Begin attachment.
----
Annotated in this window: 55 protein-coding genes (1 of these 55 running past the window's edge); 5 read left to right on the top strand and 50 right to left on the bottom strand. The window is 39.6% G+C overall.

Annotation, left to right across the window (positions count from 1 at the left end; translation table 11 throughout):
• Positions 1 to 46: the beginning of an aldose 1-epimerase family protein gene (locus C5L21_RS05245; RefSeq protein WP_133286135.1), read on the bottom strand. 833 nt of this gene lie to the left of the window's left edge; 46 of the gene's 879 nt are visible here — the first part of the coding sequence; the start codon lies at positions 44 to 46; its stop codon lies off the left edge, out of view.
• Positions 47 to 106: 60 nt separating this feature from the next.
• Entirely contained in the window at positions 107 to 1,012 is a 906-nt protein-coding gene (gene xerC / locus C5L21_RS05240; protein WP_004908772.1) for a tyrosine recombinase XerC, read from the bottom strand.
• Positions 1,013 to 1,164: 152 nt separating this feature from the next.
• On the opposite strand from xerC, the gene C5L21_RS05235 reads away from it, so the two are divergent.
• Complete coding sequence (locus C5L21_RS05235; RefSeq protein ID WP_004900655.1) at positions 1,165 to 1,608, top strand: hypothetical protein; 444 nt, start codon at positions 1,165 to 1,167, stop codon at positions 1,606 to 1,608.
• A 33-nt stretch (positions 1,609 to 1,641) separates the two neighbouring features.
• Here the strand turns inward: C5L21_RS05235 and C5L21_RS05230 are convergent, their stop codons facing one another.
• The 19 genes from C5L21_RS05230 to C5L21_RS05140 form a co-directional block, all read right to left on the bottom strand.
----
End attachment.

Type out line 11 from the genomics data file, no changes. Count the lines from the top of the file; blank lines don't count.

• The 19 genes from C5L21_RS05230 to C5L21_RS05140 form a co-directional block, all read right to left on the bottom strand.